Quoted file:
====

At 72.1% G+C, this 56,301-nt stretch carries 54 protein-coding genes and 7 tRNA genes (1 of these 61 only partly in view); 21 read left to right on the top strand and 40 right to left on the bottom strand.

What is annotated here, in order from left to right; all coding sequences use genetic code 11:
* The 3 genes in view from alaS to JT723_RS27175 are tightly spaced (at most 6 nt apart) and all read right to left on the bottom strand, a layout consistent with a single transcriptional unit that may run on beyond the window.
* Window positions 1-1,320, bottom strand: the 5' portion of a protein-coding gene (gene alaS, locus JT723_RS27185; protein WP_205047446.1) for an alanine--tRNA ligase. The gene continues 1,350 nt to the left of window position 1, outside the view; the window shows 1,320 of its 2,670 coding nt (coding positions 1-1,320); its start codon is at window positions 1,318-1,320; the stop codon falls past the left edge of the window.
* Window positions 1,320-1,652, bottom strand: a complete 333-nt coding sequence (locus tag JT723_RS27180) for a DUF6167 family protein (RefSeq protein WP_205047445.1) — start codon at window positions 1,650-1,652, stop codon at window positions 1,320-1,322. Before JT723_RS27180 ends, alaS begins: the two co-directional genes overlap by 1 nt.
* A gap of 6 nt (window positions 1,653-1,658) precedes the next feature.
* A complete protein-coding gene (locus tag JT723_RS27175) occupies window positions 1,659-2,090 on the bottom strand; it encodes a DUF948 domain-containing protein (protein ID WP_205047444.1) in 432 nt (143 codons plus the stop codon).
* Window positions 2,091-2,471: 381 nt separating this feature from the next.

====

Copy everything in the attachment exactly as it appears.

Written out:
At 72.1% G+C, this 56,301-nt stretch carries 54 protein-coding genes and 7 tRNA genes (1 of these 61 only partly in view); 21 read left to right on the top strand and 40 right to left on the bottom strand.

What is annotated here, in order from left to right; all coding sequences use genetic code 11:
* The 3 genes in view from alaS to JT723_RS27175 are tightly spaced (at most 6 nt apart) and all read right to left on the bottom strand, a layout consistent with a single transcriptional unit that may run on beyond the window.
* Window positions 1-1,320, bottom strand: the 5' portion of a protein-coding gene (gene alaS, locus JT723_RS27185; protein WP_205047446.1) for an alanine--tRNA ligase. The gene continues 1,350 nt to the left of window position 1, outside the view; the window shows 1,320 of its 2,670 coding nt (coding positions 1-1,320); its start codon is at window positions 1,318-1,320; the stop codon falls past the left edge of the window.
* Window positions 1,320-1,652, bottom strand: a complete 333-nt coding sequence (locus tag JT723_RS27180) for a DUF6167 family protein (RefSeq protein WP_205047445.1) — start codon at window positions 1,650-1,652, stop codon at window positions 1,320-1,322. Before JT723_RS27180 ends, alaS begins: the two co-directional genes overlap by 1 nt.
* A gap of 6 nt (window positions 1,653-1,658) precedes the next feature.
* A complete protein-coding gene (locus tag JT723_RS27175) occupies window positions 1,659-2,090 on the bottom strand; it encodes a DUF948 domain-containing protein (protein ID WP_205047444.1) in 432 nt (143 codons plus the stop codon).
* Window positions 2,091-2,471: 381 nt separating this feature from the next.